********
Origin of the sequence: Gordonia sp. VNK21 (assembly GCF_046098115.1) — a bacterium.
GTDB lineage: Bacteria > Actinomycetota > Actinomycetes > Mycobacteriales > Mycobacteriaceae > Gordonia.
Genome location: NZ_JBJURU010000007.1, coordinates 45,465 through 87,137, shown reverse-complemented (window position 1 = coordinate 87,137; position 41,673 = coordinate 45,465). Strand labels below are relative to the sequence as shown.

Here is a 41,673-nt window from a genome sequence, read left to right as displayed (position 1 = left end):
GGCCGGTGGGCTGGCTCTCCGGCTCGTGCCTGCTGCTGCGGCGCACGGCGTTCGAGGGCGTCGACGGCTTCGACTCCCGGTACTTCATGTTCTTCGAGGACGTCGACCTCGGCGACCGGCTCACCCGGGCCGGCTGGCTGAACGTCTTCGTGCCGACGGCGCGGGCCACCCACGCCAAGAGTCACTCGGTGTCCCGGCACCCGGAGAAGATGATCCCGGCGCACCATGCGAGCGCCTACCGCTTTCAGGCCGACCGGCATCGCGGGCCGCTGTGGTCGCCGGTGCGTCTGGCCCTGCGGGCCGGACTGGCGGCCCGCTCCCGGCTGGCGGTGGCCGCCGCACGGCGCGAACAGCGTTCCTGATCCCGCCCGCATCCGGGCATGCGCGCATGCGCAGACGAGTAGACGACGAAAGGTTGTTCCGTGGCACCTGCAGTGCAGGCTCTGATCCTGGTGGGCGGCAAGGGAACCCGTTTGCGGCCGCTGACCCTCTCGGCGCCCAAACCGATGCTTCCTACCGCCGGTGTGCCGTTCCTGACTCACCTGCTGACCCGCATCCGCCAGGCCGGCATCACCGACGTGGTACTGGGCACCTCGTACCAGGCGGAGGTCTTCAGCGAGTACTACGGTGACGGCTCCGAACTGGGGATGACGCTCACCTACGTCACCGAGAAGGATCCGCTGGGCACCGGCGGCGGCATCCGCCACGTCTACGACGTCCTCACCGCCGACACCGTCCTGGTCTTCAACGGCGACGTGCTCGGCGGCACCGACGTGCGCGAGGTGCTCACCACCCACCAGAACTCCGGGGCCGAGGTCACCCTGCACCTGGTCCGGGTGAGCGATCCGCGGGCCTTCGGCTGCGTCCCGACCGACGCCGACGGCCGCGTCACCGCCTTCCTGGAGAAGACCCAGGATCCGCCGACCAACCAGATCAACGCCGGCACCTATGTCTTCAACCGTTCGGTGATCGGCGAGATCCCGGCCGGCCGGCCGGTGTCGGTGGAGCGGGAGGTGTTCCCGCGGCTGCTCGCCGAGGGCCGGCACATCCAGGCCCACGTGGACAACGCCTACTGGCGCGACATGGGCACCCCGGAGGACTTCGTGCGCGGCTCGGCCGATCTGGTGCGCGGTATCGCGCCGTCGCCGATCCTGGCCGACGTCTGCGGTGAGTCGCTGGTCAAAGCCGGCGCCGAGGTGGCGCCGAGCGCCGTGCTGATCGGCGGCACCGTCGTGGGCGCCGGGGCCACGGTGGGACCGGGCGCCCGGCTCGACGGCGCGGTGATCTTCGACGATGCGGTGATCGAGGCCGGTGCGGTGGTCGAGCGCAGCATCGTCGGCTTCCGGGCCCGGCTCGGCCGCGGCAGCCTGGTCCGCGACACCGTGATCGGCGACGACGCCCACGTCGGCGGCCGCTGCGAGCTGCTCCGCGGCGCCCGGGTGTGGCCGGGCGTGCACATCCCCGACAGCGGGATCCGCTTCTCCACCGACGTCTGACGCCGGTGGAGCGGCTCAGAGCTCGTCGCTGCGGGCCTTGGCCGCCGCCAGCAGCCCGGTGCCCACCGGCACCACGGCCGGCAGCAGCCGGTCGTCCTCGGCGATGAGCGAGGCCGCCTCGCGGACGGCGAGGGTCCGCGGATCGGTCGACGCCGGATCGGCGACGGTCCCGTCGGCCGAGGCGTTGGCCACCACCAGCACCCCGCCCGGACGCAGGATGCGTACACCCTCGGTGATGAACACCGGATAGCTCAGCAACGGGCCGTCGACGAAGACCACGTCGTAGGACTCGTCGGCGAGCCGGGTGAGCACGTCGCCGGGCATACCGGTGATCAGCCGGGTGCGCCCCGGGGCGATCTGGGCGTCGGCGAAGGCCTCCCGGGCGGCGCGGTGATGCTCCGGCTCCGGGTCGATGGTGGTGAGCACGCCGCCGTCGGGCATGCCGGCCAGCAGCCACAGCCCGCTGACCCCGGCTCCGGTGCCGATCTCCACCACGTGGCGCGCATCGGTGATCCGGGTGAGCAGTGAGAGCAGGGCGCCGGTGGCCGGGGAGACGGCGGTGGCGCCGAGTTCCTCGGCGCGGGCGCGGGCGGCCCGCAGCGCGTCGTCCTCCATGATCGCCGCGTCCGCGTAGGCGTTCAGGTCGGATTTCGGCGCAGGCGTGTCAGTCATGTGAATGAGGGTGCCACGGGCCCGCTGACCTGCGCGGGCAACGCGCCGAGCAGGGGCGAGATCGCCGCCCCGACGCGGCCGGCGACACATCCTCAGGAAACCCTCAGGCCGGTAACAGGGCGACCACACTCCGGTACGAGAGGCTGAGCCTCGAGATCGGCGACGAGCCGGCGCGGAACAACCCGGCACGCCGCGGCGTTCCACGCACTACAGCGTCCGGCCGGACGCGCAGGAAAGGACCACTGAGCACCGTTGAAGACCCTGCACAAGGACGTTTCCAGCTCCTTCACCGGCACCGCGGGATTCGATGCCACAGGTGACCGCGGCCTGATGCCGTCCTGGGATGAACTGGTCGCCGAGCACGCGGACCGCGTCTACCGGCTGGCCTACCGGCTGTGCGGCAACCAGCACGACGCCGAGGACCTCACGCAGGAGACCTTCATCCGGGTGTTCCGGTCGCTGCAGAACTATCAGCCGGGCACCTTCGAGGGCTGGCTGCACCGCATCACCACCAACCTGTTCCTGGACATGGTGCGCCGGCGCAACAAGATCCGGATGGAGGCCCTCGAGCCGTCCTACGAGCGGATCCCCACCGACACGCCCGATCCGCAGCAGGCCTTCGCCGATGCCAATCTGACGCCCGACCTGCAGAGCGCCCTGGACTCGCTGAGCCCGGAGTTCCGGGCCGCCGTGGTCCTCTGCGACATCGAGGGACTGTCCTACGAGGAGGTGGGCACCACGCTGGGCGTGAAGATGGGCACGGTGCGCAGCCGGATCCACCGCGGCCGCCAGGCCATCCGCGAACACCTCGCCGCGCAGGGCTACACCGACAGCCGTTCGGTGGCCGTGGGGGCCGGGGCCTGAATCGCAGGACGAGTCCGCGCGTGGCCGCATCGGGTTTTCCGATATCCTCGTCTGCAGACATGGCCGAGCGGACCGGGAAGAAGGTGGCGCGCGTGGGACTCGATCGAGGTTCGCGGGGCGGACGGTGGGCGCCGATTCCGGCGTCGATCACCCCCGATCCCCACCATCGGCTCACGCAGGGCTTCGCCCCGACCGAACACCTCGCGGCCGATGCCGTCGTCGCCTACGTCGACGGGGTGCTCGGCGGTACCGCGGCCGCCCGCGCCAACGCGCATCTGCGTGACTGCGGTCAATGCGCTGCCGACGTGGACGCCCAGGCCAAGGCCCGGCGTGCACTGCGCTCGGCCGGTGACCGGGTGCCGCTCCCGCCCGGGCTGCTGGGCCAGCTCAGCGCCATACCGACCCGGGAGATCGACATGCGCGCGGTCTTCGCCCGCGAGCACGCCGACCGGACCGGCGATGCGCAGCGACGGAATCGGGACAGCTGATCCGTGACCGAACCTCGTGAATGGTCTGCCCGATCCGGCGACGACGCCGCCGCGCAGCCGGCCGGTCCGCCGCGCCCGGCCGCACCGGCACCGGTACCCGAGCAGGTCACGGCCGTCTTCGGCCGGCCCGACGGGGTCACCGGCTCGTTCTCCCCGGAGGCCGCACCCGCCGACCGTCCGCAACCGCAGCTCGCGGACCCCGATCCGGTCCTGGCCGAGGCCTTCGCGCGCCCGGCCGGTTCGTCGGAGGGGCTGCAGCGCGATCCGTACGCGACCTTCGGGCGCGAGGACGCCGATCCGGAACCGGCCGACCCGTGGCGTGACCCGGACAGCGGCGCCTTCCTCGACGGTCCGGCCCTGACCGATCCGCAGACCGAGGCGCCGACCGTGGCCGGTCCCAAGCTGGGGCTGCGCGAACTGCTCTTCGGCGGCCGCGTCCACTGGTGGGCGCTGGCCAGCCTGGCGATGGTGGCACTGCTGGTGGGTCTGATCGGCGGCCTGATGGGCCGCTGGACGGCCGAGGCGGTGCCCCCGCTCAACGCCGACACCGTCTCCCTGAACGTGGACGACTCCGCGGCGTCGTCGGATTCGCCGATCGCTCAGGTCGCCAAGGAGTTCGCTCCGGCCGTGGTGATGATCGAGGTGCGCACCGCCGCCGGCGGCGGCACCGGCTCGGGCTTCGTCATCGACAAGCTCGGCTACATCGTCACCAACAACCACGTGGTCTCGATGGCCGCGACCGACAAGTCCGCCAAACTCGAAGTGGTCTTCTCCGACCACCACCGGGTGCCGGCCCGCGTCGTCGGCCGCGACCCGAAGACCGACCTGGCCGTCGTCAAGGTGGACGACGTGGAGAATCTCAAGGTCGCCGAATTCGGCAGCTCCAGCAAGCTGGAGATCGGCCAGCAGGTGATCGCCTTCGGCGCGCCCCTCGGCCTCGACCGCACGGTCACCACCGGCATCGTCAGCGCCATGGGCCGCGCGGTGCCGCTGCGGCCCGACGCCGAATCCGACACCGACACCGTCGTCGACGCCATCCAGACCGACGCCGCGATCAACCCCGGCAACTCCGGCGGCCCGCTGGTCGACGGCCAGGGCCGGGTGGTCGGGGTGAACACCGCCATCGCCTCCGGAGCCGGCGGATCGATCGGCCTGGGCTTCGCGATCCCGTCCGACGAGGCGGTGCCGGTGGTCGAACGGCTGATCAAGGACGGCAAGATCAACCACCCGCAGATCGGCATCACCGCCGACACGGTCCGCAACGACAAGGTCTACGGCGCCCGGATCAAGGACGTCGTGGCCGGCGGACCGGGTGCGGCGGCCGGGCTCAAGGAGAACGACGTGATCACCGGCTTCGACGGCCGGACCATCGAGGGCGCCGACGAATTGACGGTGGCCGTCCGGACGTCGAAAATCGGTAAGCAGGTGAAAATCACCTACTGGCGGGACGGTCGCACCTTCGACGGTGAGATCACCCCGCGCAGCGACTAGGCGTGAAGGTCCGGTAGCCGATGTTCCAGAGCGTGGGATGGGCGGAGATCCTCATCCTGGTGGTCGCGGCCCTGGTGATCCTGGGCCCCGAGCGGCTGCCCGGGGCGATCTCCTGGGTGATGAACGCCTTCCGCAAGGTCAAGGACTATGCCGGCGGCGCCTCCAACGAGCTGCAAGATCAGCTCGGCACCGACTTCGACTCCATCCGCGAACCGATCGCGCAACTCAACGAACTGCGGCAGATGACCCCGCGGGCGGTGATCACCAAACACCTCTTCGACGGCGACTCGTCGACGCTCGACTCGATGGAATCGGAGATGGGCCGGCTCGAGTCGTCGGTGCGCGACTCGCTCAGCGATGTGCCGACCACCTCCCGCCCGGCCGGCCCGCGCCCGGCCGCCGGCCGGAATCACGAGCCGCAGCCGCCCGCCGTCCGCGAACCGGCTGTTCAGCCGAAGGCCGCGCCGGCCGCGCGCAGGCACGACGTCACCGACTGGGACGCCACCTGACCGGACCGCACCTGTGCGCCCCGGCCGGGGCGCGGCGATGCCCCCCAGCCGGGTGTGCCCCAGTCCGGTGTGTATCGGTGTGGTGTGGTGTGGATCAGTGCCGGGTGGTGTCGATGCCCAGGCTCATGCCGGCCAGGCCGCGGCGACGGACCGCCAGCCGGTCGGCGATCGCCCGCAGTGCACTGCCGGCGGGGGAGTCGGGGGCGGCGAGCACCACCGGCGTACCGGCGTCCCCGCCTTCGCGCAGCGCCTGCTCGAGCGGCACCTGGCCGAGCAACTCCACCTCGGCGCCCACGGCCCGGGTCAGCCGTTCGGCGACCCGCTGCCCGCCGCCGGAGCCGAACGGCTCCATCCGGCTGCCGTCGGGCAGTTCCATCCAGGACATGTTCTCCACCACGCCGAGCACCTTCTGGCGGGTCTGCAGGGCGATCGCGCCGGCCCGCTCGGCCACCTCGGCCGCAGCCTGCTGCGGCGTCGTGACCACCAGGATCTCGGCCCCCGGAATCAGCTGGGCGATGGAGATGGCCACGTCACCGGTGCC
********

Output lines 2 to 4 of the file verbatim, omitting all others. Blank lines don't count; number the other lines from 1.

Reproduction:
GTDB lineage: Bacteria > Actinomycetota > Actinomycetes > Mycobacteriales > Mycobacteriaceae > Gordonia.
Genome location: NZ_JBJURU010000007.1, coordinates 45,465 through 87,137, shown reverse-complemented (window position 1 = coordinate 87,137; position 41,673 = coordinate 45,465). Strand labels below are relative to the sequence as shown.

Here is a 41,673-nt window from a genome sequence, read left to right as displayed (position 1 = left end):